About 46,000 MW of power projects are facing viability issues due to lack of long-term buyers for electricity, inadequate fuel supply, and aggressive bidding to win projects and coal blocks, CRISIL, the leading rating agency, has said.

Of this, 36,000 MW are coal-based projects within which tariff under recovery has impacted 20,000 MW of capacities, while the rest are reeling because of inadequate feedstock and poor electricity offtake by discoms. And 10,000 MW of gas-based projects have become unviable because of dwindling fuel supplies from the Krishna-Godavari basin.

“Total loans to these stressed generation projects are currently about Rs.2.1 lakh crore. A sixth of it, or about Rs.35,000 crore, is for projects which have the cushion of a strong parent. Additionally, projects with loans of Rs.1 lakh crore could become viable if their payment profiles can be structured appropriately. This leaves the remaining Rs.75,000 crore of loans at risk,” said Pawan Agrawal, Chief Analytical Officer, CRISIL Ratings.

Another Rs.1.9 lakh crore of debt is owed by weak discoms for which moratorium on principal repayment based on a financial restructuring package (FRP) announced in 2012 ends in the current and next fiscal. Till date, government support has prevented these discoms from turning weak. Assurance of continuing financial support is necessary else this debt, too, can be at risk.

After the FRP, states and discoms did not follow through fully with measures to improve financial discipline and commercial orientation. The FRP, thus, provided only a liquidity respite. Discoms will continue to face liquidity pressure till there are appropriate tariff hikes and a significant reduction in aggregate technical and commercial (AT&C) losses from the current level of 25.4 per cent.

CRISIL believes significant efforts to augment domestic coal production and improvement in the ability of discoms to sign long-term PPAs are critical going forward.

While the government has taken some positive steps to improve fuel availability through coal block auctions and gas subsidy, these provide only limited relief and the plant load factor of capacities commissioned after fiscal 2009 will remain sub optimal at 45 per cent.

And if discoms remain financially fragile and stay away from signing power purchase agreements, capacities at risk will increase.

Sudip Sural, Senior Director, CRISIL Ratings, said: “Annual tariff hikes of 10 per cent over the next three years and a reduction of at least 200 basis points in AT&C losses are necessary for discoms to break even in the medium term. As for sector health, improving agricultural metering and feeder separation, timely tariff filings and financial reporting, focus on power purchase cost optimisation through accurate demand estimation, and signing more PPAs are necessary.”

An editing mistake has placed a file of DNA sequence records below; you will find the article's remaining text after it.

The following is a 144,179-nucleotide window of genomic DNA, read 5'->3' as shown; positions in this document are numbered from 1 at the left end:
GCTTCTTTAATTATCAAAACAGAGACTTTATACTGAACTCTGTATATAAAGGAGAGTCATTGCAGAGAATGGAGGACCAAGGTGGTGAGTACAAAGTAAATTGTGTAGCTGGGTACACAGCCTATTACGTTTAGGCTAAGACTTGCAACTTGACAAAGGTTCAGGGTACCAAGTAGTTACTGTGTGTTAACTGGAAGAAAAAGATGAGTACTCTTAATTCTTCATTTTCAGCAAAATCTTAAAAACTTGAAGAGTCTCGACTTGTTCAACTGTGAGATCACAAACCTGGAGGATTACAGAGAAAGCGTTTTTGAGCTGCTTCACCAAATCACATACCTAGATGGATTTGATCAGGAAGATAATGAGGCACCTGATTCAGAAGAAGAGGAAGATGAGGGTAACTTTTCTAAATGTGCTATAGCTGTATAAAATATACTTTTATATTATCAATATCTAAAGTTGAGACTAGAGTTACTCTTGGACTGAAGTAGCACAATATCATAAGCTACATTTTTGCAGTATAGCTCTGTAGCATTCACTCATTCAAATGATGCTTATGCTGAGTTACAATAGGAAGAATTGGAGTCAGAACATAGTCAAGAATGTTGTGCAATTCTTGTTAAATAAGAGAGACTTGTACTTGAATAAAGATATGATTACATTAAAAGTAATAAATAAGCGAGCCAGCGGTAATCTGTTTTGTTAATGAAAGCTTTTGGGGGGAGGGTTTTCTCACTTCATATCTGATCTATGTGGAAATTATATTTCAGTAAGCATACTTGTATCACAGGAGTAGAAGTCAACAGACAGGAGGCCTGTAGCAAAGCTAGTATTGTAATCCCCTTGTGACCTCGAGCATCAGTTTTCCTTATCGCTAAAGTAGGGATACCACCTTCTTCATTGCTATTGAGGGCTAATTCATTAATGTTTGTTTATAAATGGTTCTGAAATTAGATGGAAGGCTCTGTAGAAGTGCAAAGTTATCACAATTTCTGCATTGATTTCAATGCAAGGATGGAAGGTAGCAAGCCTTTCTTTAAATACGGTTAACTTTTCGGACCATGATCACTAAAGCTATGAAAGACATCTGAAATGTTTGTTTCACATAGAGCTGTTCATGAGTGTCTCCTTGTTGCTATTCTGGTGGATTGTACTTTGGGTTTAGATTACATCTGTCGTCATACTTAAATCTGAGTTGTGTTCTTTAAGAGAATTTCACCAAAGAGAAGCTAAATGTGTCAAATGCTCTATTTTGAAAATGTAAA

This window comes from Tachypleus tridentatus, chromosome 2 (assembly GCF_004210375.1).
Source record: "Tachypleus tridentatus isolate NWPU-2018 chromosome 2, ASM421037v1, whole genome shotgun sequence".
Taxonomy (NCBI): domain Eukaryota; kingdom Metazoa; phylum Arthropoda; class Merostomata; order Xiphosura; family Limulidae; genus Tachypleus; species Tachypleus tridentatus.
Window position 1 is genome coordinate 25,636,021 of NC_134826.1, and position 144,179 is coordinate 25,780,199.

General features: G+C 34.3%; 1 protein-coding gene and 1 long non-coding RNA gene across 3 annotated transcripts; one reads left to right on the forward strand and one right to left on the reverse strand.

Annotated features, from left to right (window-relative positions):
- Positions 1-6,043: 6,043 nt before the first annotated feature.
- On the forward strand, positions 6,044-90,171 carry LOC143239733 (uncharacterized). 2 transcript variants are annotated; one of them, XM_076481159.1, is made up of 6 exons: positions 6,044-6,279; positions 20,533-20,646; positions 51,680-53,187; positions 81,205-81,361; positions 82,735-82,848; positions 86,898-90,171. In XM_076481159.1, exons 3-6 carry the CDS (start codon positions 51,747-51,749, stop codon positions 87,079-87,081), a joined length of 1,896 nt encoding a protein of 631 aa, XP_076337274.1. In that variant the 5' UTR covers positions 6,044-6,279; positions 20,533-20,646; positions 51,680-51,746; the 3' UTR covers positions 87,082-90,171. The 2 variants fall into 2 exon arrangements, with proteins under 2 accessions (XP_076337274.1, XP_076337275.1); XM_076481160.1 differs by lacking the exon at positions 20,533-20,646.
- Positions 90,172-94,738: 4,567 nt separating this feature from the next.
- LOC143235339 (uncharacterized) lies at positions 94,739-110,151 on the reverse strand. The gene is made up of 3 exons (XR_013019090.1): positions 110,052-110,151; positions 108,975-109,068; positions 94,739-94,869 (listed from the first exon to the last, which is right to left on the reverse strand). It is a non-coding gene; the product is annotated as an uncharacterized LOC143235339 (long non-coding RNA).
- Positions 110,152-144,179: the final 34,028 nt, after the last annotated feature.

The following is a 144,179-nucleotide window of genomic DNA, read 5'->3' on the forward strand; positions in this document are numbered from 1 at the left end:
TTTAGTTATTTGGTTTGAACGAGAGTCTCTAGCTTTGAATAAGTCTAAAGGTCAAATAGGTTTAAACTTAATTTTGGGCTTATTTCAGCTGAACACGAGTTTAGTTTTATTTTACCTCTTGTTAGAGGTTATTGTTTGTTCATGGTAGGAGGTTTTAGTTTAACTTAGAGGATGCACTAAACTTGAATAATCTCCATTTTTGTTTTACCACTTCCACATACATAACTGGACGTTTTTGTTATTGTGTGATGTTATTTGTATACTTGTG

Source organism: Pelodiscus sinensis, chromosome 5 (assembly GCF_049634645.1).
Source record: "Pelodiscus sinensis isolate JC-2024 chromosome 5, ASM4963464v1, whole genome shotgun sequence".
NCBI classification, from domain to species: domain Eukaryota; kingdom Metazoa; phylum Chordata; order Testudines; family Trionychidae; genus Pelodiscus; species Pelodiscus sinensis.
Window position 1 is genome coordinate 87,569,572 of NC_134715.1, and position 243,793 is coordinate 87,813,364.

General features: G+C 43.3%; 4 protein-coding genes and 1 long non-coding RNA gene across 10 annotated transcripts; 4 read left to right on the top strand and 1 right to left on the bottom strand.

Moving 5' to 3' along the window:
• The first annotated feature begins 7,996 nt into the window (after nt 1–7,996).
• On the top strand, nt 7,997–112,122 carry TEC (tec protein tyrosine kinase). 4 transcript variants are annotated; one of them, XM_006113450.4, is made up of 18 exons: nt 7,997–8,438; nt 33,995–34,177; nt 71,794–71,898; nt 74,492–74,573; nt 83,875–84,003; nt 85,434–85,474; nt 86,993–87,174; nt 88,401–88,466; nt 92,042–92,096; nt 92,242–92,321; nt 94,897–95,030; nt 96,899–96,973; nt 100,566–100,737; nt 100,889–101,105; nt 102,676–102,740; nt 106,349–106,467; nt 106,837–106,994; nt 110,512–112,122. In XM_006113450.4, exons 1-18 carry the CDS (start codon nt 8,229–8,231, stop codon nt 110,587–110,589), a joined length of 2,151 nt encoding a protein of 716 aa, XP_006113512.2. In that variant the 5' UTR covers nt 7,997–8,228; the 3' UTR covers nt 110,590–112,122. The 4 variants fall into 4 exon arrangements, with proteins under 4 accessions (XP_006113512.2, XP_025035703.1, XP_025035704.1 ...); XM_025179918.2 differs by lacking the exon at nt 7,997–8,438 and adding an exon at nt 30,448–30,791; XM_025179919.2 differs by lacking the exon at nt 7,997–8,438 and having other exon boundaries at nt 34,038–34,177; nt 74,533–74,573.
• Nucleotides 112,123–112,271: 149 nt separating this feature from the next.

It is pertinent to note that provisions on timely tariff filing and pass through of fuel and power purchase costs are a part of the amendments proposed in the Central Electricity Act, but success here depends entirely on implementation by state governments. And paving the path for privatisation through distribution franchisees and evolving the open access mechanism would induce efficiencies.

Remove entry barriers in defence procurement

In the spirit of ‘Make in India’ programme, the government should set an indigenisation target within a timeframe to encourage domestic companies to take part in manufacturing of defence equipment and facilities, Assocham has said. It is only then the homegrown companies would be able to participate in the multi-billion dollar defence procurement sector.

In a detailed representation submitted to the Ministry of Defence, the chamber said, “Stringent conditions which block the entry of domestic firms into the defence procurement of the government should be diluted. This should be done in order to make it easier and more attractive for Indian vendors who are investing in high-risk areas.”

It said the existing arrangement of contracts to be awarded to defence public sector undertakings on a nomination basis proved to be a disincentive for the private players, “thereby leading to lack of level playing field for the private players.” Assocham recommended that the provision for nominations should be deleted/restricted to clearance by the Cabinet Committee on Security.

“With billions of dollars worth of defence contracts going to foreign firms, the Indian firms are denied access to the same, mostly on the ground of lack of track record and experience. It is a chicken and egg situation,” the chamber noted.

“Unless, the homegrown firms are allowed entry, how would they get experience and track record? The entire mind set and system of procurement should be changed in a manner to support domestic industry and entrepreneurship. Several Indian companies like Mahindra and Mahindra, Tata Group, Ashok Leyland and several others have built capabilities which are world class. However, more players need to join the defence purchases,” Assocham Secretary General D.S. Rawat said.

The trade body also said eligible private sector players were currently not allowed to participate in a majority of programmes where they had both the technical and financial competence to deliver the project because of nomination of such programmes to defence PSUs. “Nomination in such cases is detrimental to the objective of creating a vibrant private sector defence industry, which is one of the prime recommendations of the Kelkar Committee,” it stated.

In case a private sector system integrator meets the financial and technical capability specified in an Request for Information or Request for Procurement along with a minimum threshold specified for indigenisation for the project, then for such a firm not having a track record should not be criteria not to allow for the firm’s participation in the RfI/RfP process, the chamber added.


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